The furlough scheme introduced by the government is due to end in October. Yet many businesses, especially in the public sector are still suffering, having struggled to adapt or operate during the lockdown. It is also predicted that unemployment could spike. Therefore, many argue that a new scheme needs to be introduced to deal with these ongoing issues. The proposal of a four day working week could create half a million new jobs for the public sector. A four day working week is an arrangement where a workplace has its employees work over the course of four days a week, rather than the customary five.
Areas in the UK that have the highest rates of unemployment are those that have the highest levels of public sector employees. The three areas within the public sector that have really struggled are retail, accommodation and food services, with arts and entertainment experiencing difficulties.
Shorter working time subsidy scheme
The scheme, known as SWTSS (shorter working time subsidy scheme) is being proposed to prevent redundancies within companies. It is also being suggested in order to help transition change into more desirable working time patterns. Research from think tank Autonomy suggests that the government could help by part-subsidising this scheme on a five year plan. This would allow crucial savings for businesses that are struggling, as well as create thousands of new jobs. Will Stronge, director of research at Autonomy, believes the public sector should be the pioneer for this.
This scheme would help businesses to save money and recover from the effects of COVID19. It would also help to decrease the unemployment rate by creating more jobs. There are other added benefits for employees and employers which are related to a four day working week.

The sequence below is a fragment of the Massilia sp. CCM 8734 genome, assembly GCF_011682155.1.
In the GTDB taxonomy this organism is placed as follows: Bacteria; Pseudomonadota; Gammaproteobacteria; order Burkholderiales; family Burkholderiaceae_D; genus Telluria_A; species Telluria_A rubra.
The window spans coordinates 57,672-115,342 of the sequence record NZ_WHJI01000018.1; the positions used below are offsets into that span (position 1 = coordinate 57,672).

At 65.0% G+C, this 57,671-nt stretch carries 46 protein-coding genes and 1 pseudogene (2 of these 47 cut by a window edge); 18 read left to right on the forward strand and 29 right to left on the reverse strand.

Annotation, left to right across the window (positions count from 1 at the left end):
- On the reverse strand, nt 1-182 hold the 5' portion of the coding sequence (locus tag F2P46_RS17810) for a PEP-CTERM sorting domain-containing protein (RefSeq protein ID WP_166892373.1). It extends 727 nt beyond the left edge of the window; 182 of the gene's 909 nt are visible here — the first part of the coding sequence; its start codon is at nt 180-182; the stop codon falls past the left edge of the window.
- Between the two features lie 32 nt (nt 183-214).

It is debatable whether following the furlough scheme, the government would want to pay for another costly scheme. With the furlough estimating to have cost £100 billion, they may not want to incur further costs. Autonomy have predicted that if the SWTSS scheme had a 100% industry take up rate for the three areas (retail, accommodation and food services, and arts and entertainment) it would cost the government £22 billion in the first year. It is costly, but the situation could end up getting a lot worse if no action is taken.
Businesses already adopting this scheme
Some businesses already have swapped to a four day working week without the government’s help by reducing their employee’s hours slightly, resulting in a slight reduction of pay. Whilst staff are losing out on a small portion of their wage, many seem happier for having an additional day off, facilitating a better work-life balance. Research by Henley Business School has discovered that the businesses that have the four day working week scheme already implemented save an estimated £92 billion annually. These businesses noted benefits from the four day working week. There were some barriers to the scheme as well, however overall it seems to be a success.
Testing and trialling is recommended if you are considering implementing the four day working week. This is so you can see whether it will work effectively for your business. We can help you with this process at HPC.
When recovering and planning after these uncertain times you may need to consider changes for your business. This could include restructuring and redundancies. We understand that sometimes restructuring and redundancies cannot be helped, and at HPC we can help you with this and offer professional advice. There is currently new government funding available for SMEs which you could be eligible for. This funding could help you pay for these services that we provide.
If you would like to discuss restructuring or redundancies within your business, including a four-day working week, please get in contact with the HPC team today
T: 0844 800 5932